There are two equal dots, I and II. Both dots are in the same horizontal line, called C, at a distance of 240cm from each other. The dot I expands itself, creating an infinite line, called A, which makes 90 degrees with C. The dot II does the same, but the line created is called A'. The dot I also expands itself to the right, creating another line, called B, that makes a 45 degrees angle with C. At the same time, the dot II starts to expand itself to the left, creating a line, called B', that also makes a 45 degrees angle with C. Dot I expands the line B by 1,2cm each second, and so does dot II to the line B' (their speed on the lines B and B' is **\(v = 1,2 \text{ cm/s}\)**) . Let \( \alpha\) be the time, in seconds, that it takes to both dots meet in their expansions on the lines B and B'. Also, let \( \beta\) be the distance, in centimeters, that the dot II runs on the line B' until it meets the dot I on the line B. Consider \( \epsilon = \alpha + \beta\). What is the value of \( \lfloor\epsilon\rfloor\)?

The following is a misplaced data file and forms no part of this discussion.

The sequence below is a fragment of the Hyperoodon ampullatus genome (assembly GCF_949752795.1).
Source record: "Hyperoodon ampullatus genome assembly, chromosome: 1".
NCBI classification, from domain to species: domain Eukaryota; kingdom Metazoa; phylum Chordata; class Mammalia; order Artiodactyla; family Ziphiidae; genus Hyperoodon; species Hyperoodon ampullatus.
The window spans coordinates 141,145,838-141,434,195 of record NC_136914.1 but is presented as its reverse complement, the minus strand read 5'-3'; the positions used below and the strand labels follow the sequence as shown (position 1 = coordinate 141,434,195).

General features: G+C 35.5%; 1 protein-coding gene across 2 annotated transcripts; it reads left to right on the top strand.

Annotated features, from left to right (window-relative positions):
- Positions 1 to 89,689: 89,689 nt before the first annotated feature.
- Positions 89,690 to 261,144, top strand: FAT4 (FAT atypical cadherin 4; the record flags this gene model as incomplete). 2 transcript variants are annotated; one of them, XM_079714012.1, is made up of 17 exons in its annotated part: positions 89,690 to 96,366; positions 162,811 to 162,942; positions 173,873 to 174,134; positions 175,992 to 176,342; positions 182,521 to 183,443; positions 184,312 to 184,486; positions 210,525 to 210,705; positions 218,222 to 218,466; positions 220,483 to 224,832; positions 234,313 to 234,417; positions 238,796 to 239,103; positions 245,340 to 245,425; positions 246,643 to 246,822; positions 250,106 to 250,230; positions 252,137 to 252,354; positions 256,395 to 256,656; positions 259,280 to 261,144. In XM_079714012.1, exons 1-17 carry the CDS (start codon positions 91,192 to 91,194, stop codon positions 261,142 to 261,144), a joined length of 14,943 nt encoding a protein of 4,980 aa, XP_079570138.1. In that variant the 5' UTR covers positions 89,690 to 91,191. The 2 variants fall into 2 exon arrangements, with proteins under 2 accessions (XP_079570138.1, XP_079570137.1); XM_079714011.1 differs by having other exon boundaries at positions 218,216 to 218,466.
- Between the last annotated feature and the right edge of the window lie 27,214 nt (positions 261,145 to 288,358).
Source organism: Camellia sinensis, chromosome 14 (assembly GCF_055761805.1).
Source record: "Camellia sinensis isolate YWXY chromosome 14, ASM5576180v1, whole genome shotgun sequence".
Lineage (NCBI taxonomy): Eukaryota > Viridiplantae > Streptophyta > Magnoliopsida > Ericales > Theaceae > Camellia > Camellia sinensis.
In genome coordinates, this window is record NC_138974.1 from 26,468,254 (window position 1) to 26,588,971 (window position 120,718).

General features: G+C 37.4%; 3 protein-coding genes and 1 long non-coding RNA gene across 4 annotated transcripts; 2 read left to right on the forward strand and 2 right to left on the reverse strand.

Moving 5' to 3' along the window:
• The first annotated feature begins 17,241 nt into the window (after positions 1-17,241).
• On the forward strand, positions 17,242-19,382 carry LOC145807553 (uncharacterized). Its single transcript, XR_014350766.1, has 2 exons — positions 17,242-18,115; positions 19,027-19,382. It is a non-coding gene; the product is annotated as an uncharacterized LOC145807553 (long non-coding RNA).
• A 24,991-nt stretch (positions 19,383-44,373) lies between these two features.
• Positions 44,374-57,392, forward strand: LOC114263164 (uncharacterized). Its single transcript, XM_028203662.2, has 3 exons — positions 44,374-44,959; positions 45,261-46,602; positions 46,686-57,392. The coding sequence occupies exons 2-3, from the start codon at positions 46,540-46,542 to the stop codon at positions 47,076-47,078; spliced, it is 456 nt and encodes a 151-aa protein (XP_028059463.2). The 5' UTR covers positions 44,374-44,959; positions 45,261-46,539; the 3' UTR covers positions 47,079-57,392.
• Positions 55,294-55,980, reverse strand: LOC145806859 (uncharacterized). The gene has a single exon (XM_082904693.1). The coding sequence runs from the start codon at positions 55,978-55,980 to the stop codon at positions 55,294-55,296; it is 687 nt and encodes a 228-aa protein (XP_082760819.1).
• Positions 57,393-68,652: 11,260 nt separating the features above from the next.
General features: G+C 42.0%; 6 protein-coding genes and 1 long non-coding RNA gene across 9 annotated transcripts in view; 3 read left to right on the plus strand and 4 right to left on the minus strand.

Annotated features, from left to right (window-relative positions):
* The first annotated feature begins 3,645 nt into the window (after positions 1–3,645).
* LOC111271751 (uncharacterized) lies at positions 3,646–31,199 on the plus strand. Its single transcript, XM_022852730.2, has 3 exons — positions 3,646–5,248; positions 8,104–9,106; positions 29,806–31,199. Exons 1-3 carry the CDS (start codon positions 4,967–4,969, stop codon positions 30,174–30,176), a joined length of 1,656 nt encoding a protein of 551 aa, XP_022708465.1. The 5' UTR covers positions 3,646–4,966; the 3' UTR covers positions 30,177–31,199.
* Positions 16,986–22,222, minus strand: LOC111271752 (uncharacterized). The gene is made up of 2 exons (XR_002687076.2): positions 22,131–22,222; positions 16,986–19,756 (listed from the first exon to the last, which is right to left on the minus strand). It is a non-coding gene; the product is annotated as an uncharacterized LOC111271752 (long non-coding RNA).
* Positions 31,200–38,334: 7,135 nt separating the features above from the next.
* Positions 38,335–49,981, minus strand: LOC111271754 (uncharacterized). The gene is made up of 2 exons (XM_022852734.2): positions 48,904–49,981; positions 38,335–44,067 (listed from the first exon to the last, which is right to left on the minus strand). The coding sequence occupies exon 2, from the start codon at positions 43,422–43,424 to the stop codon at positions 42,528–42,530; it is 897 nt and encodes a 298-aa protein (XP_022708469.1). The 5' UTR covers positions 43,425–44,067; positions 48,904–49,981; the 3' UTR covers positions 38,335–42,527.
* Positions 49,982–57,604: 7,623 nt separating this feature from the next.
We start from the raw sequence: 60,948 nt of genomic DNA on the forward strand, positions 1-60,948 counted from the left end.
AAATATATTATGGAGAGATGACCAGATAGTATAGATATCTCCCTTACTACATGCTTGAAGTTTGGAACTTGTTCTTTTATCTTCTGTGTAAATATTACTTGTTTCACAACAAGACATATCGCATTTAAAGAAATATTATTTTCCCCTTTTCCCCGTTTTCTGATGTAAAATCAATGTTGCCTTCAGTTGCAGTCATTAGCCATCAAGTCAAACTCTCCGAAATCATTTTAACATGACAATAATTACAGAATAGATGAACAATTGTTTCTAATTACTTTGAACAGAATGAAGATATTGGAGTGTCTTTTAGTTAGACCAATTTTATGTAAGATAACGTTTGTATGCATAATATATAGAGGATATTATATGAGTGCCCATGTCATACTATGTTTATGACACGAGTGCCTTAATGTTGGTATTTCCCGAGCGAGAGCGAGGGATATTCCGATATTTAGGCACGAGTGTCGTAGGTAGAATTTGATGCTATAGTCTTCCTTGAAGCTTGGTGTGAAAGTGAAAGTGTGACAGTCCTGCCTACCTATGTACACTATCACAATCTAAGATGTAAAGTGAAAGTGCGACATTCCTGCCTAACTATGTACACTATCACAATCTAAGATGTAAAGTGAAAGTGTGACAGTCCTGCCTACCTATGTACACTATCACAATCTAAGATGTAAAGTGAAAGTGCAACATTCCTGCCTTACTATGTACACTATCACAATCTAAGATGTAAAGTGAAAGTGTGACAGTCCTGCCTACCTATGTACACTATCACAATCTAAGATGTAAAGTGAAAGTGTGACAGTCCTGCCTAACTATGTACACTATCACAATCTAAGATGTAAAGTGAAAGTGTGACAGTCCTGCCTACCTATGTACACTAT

**Notes and Assumptions**:

Use a protractor on a notebook page to create the lines B and B'. Try to do just as the image. Do **not** use trigonometric measures for the given angles (for real). Also, consider that the initial positions, vertical and horizontal, of both dots is 0 centimeters.

×

Problem Loading...

Note Loading...

Set Loading...